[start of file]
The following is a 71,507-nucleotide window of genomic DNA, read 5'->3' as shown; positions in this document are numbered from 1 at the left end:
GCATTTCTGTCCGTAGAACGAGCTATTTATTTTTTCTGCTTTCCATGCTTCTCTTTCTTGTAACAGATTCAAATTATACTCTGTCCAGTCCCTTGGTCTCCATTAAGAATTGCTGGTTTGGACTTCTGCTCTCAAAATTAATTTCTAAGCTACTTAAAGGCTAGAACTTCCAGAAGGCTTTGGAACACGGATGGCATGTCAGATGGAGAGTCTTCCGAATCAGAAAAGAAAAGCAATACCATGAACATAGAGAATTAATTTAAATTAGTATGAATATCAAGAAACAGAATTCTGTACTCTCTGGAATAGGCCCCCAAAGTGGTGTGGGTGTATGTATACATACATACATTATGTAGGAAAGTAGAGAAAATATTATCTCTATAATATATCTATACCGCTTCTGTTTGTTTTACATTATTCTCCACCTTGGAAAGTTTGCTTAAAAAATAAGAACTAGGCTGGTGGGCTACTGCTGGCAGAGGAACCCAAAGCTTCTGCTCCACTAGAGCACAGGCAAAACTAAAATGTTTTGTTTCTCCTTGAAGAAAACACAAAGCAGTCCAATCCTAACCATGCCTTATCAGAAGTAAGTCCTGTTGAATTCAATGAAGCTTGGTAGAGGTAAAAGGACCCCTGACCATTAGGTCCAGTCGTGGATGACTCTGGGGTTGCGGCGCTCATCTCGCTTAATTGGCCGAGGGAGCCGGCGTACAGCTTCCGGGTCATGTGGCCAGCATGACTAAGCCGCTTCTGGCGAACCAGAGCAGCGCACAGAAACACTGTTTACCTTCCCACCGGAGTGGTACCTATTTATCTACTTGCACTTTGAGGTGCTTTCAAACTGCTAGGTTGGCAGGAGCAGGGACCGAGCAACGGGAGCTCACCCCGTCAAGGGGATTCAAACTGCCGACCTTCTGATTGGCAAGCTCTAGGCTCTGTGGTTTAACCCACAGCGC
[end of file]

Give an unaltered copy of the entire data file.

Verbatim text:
The following is a 71,507-nucleotide window of genomic DNA, read 5'->3' as shown; positions in this document are numbered from 1 at the left end:
GCATTTCTGTCCGTAGAACGAGCTATTTATTTTTTCTGCTTTCCATGCTTCTCTTTCTTGTAACAGATTCAAATTATACTCTGTCCAGTCCCTTGGTCTCCATTAAGAATTGCTGGTTTGGACTTCTGCTCTCAAAATTAATTTCTAAGCTACTTAAAGGCTAGAACTTCCAGAAGGCTTTGGAACACGGATGGCATGTCAGATGGAGAGTCTTCCGAATCAGAAAAGAAAAGCAATACCATGAACATAGAGAATTAATTTAAATTAGTATGAATATCAAGAAACAGAATTCTGTACTCTCTGGAATAGGCCCCCAAAGTGGTGTGGGTGTATGTATACATACATACATTATGTAGGAAAGTAGAGAAAATATTATCTCTATAATATATCTATACCGCTTCTGTTTGTTTTACATTATTCTCCACCTTGGAAAGTTTGCTTAAAAAATAAGAACTAGGCTGGTGGGCTACTGCTGGCAGAGGAACCCAAAGCTTCTGCTCCACTAGAGCACAGGCAAAACTAAAATGTTTTGTTTCTCCTTGAAGAAAACACAAAGCAGTCCAATCCTAACCATGCCTTATCAGAAGTAAGTCCTGTTGAATTCAATGAAGCTTGGTAGAGGTAAAAGGACCCCTGACCATTAGGTCCAGTCGTGGATGACTCTGGGGTTGCGGCGCTCATCTCGCTTAATTGGCCGAGGGAGCCGGCGTACAGCTTCCGGGTCATGTGGCCAGCATGACTAAGCCGCTTCTGGCGAACCAGAGCAGCGCACAGAAACACTGTTTACCTTCCCACCGGAGTGGTACCTATTTATCTACTTGCACTTTGAGGTGCTTTCAAACTGCTAGGTTGGCAGGAGCAGGGACCGAGCAACGGGAGCTCACCCCGTCAAGGGGATTCAAACTGCCGACCTTCTGATTGGCAAGCTCTAGGCTCTGTGGTTTAACCCACAGCGC